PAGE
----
Changi Airport Group’s Airport Emergency Service (AES) keeps the airport and runways safe. But have you ever wondered what goes on inside the fire stations that serve over 60 million passengers flying through Changi Airport every year?
It takes specialised skills
Aircraft fires are complex. Due to the large amount of jet fuel present, aircraft fires burn rapidly and at extremely high temperatures. In addition, there are often hidden hydraulic lines in cabins, limited space to maneuver and liquid oxygen which may fan the flames even more. Hence, special firefighting tactics are used in Aircraft Rescue and Firefighting (ARFF) and AES firefighters are trained to tackle such complex situations with agility and dexterity.
Training at the core
To equip AES firefighters with the skills and confidence needed in fighting aircraft fires, they go through a series of drills and training as part of their daily regime.
For new AES firefighters, training starts with a 12-week course to learn the fundamentals of ARFF, which is both physically and mentally challenging. They will need to endure rigorous training which includes a series of hot fire drills and technical drills to learn how to handle different types of emergencies at the airport. This involves the use of ladders and the Self-Contained Breathing Apparatus (SCBA) – a breathing equipment that helps firefighters to regulate their breathing while conducting search and rescue operations. Physical training consists of 7 km runs, numerous exercises and circuit training. There are also classroom lectures where they learn about fire behavior and aircraft firefighting tactics.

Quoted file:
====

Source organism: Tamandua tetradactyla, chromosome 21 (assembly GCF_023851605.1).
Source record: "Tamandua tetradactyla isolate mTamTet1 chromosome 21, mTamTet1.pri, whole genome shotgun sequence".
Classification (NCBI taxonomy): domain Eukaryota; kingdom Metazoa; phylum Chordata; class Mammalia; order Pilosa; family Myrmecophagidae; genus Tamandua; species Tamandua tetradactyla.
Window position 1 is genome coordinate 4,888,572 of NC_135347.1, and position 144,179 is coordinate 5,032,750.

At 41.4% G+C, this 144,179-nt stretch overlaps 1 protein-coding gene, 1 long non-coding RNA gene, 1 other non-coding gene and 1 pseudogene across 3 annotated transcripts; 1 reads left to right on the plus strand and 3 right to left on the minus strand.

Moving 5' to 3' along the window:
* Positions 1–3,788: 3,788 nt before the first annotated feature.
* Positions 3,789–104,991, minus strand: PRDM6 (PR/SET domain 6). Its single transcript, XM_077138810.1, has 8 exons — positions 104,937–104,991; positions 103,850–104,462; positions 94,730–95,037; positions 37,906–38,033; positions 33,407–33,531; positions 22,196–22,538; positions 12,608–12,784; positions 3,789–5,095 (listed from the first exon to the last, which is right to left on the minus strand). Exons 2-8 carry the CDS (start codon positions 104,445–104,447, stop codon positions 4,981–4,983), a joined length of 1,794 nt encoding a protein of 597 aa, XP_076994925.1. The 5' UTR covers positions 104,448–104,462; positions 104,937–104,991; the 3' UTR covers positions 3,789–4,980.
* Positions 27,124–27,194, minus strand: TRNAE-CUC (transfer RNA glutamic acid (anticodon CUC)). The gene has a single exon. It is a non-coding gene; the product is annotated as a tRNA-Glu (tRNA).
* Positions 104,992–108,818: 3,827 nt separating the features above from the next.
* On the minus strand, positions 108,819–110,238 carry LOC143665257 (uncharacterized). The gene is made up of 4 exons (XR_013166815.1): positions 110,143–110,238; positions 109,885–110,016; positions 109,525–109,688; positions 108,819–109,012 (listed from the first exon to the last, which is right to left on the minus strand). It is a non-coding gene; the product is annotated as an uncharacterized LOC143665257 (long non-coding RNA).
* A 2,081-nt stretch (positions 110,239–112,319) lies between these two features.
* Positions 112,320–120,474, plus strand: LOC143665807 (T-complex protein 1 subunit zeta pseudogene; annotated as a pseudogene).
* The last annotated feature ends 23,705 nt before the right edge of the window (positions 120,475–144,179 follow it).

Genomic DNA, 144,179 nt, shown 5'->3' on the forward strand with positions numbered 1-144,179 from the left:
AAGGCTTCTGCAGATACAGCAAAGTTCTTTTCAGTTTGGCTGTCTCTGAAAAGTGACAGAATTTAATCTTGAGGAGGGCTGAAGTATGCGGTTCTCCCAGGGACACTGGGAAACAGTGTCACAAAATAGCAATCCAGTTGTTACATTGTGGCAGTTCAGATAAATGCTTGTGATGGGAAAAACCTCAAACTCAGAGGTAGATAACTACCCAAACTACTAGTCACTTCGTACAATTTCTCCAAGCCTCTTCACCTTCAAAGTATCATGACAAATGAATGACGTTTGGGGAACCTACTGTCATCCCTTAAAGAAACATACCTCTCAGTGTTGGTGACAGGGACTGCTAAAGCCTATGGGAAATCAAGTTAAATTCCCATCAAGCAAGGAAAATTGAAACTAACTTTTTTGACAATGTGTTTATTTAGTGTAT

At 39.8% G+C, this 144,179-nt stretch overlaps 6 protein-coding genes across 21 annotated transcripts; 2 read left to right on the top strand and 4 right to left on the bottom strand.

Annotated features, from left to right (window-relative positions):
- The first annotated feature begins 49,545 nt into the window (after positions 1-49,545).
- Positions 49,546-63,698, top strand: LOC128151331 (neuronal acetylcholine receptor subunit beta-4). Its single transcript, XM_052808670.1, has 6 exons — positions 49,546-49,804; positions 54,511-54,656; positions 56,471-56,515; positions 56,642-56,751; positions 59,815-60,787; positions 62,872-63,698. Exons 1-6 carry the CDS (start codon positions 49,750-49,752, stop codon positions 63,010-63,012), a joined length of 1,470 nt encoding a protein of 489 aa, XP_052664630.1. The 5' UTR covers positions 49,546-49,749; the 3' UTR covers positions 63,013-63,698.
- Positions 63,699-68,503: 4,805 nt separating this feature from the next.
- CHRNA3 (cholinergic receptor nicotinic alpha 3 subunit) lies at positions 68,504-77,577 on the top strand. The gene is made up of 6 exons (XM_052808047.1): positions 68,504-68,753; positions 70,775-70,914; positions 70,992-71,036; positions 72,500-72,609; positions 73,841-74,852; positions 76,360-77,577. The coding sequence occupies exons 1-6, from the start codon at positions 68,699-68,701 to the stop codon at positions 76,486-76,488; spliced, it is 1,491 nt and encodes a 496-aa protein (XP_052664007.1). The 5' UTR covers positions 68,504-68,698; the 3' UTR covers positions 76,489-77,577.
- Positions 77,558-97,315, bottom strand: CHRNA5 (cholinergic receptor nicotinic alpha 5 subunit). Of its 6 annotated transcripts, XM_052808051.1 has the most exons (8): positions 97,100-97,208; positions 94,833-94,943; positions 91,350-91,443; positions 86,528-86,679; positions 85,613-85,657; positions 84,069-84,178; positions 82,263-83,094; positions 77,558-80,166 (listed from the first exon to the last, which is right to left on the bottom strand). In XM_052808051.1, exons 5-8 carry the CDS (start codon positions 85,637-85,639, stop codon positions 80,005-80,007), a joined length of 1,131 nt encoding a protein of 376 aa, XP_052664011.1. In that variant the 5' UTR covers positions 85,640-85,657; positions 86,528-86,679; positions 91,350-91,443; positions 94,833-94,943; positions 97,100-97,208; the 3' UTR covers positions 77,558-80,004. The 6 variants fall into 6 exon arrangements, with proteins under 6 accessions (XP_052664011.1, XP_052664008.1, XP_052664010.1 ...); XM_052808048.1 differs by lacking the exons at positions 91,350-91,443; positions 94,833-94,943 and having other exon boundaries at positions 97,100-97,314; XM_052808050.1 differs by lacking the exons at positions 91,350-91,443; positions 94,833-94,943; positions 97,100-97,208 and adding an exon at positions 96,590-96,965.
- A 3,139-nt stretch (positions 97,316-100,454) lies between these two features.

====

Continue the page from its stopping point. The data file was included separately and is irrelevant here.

Non-fire simulator training is also conducted to practice rescue techniques, build confidence and teamwork. Simulating the small spaces in an aircraft cabin, new AES firefighters are trained in a cage-like environment to learn to conduct search and rescue operations in confined spaces.
Once they move into the 5th week, recruits will be put through fire training drills where they apply what they have learnt in the first four weeks. These drills take place in fire training simulators which include helicopters and aircrafts. One of the main fire training simulator that every AES firefighter has trained with is the ‘Red Bird’. Spanning 8-metres tall and over 44-metres wide, the ‘Red Bird’ is a hybrid fire training simulator that mirrors the environment of common aircraft models such as A380 and MD11.
A well-oiled machine
Periodic tests and assessments are done to ensure AES is always ready. For example, during the ‘Reaction test’, AES firefighters have 15 seconds, from the time the siren is activated, to reach the fire vehicles regardless of where they are in the station. These tests are constantly conducted to ensure a high standard of operational readiness at all times.
“The training for ARFF is specialized, with robust training facilities and experienced instructors. Our firefighters are proficient and equipped with knowledge and skills to keep our aerodrome safe,” said Fairul Affandy Bin Hussain, Senior Airport Emergency Officer and Duty Officer of AES Changi Fire Station.
With the intensive and specialised training that the AES firefighters go through daily, they are well-trained and equipped to handle any emergency to keep the millions of passengers flying through Changi every year safe.
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